Here at Macworld we talk about Apple quite a lot. Hopefully readers forgive this monomania; after all, as Android fans point out when complaining about perceived bias, it's right there in our name. And we were obsessed with Apple before it was cool.
But many non-specialist news outlets also spend a disproportionate amount of their tech coverage talking about Cupertino's finest, as the average web browser can scarcely fail to have noticed. Stories about Microsoft's Surface line of tablets inevitably end up talking about the iPad; anything to do with Android is likely to at least mention the iPhone.
To an extent, all of this is understandable, given Apple's influential position within the consumer tech industry; not to mention how reliably its name generates good copy, high web traffic and passionate reader engagement. And we'd guess that Tim Cook sheds few tears at the thought of having his firm's name shoehorned into reports about rival projects. But sometimes it means we're missing a larger point.
Take Apple's hardware supply chain. Over the past decade or so the Asian factories where many Apple products are assembled have become an object of great curiosity to the western media, and with good reason: again and again, it's been found that workers toiling at the bottom of this stupendously profitable operation are overworked, underpaid and shockingly mistreated.
Back in 2006, The Mail on Sunday reported that the 32,000 employees at an iPod plant owned by Hon Hai Precision Industry (now better known as Foxconn) earned £27 a month and slept in triple bunks in large 'dormitories' that were essentially just repurposed factories. A subsequent audit found they were working more than 60 hours per week about a third of the time, and were occasionally made to stand to attention as a form of punishment. (I wrote briefly about this at the time: Inside the iPod factory)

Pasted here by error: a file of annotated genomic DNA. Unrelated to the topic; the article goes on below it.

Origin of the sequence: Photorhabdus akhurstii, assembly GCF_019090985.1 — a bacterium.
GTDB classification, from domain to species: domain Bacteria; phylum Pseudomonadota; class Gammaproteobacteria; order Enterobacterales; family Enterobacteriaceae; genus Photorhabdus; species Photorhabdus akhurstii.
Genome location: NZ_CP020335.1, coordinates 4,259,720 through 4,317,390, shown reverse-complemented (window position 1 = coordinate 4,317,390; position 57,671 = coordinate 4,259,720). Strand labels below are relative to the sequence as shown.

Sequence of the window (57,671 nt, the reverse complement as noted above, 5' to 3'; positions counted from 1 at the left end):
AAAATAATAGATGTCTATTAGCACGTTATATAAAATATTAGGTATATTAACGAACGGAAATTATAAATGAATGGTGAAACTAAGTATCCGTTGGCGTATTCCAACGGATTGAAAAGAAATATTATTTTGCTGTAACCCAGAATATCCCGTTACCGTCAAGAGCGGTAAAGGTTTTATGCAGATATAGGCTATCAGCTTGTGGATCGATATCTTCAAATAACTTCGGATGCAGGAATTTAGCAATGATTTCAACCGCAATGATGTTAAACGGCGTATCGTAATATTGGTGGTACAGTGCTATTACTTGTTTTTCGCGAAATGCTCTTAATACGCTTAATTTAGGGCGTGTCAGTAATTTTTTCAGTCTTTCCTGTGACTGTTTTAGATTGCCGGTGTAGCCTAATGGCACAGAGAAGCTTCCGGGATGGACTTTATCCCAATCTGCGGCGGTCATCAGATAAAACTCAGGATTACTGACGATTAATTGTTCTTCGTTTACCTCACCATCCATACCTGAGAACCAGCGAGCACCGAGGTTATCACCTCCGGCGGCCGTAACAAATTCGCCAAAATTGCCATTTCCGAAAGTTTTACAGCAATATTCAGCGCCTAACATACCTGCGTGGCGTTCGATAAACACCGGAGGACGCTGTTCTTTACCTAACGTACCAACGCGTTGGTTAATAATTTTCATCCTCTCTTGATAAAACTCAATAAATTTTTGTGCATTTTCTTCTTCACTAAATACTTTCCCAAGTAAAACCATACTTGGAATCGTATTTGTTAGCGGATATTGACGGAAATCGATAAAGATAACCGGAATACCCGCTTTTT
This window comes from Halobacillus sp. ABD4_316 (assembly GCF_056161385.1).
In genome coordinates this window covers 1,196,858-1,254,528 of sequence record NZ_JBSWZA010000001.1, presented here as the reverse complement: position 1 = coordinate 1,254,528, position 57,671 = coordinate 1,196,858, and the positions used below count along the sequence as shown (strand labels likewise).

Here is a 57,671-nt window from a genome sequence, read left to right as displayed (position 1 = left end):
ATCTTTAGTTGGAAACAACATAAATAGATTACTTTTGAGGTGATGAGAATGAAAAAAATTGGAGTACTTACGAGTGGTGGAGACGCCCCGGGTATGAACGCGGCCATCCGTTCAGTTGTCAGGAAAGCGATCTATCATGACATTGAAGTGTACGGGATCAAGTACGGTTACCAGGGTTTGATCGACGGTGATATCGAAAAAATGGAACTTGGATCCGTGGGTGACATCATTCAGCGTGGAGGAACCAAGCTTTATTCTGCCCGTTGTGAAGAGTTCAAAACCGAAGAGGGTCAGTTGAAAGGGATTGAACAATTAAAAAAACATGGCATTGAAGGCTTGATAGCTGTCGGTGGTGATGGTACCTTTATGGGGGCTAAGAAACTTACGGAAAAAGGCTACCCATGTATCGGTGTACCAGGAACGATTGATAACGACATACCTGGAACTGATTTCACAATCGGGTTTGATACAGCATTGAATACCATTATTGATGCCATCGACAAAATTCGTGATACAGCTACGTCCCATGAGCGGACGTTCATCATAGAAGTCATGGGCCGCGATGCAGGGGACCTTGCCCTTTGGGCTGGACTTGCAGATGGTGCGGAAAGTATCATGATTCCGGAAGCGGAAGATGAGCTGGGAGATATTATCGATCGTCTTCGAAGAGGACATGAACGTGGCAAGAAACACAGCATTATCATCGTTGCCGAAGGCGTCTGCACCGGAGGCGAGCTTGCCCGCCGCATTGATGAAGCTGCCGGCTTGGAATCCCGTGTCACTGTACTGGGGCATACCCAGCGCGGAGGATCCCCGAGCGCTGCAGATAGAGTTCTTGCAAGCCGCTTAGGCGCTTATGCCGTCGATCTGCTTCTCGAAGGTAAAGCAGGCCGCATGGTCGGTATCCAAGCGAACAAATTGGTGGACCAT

After the launch of the iPhone in 2007, concerns intensified; Foxconn's factories became notorious for the suicides of workers, one of whom had reportedly lost a prototype iPhone 4 and been beaten and interrogated. At one stage, upsettingly, it announced plans to install netting around the roof of its facilities.
Here are a few more of the numerous articles Macworld alone has written about working conditions in Apple-affiliated plants:
The wider picture
These are injustices that need to be exposed. And it's undoubtedly a good thing that the media is interested in the poor treatment of low-paid workers; it's a better thing that pressure from human rights organisations, amplified by the media, has obliged Apple to audit its supply chain and try to enforce higher standards of worker treatment. It's even true that much work undoubtedly remains before Apple will be in any position to boast about the ethics of its supply chain.
But the iPhone-sweatshops narrative that makes for such pleasing headlines is afflicted with tunnel vision: it's a mistake to imagine that mistreatment of factory workers is something for which Apple alone is responsible, or that Apple is even the worst culprit in a larger system that prioritises profit above human safety, comfort and mental health.
Let's be clear, first of all: other technology companies also have links to overseas plants with dubious human rights records, even if you hear about it less. Shortly before the time of writing (and with far less fanfare than similar incidents affecting Apple), Samsung cut links with the Shinyang Electronics factory in Dongguan after China Labor Watch found evidence of child labour; this only days after the company reported no such concerns in its 2014 Sustainability Report. (Chinese authorities have since reported no evidence of wrongdoing, although this appears to contradict Samsung's own initial investigation.)
And needless to say, the Hon Hai/Foxconn factories didn't just make iPhones; almost all of Apple's rivals have ties of some kind with the Asian manufacturing giant. But every story referred to the buildings as iPhone factories, because that's the easiest journalist sell.
Technology holds the potential to make society a more humane place, but - and I say this as someone who makes by global standards an exceptionally lucrative living just writing about consumer technology - it very rarely does so.
We demand high-precision electronics at an affordable price; we demand updated devices every year and don't want to be bothered about what happens to the old ones. You can have these things, or you can have a technology industry that pays a decent wage to its workers and protects the natural environment (another area where Apple's performance has come under greater scrutiny than any other company, and where - presumably as a direct consequence - its record is now among the best of its peers). You can't have both.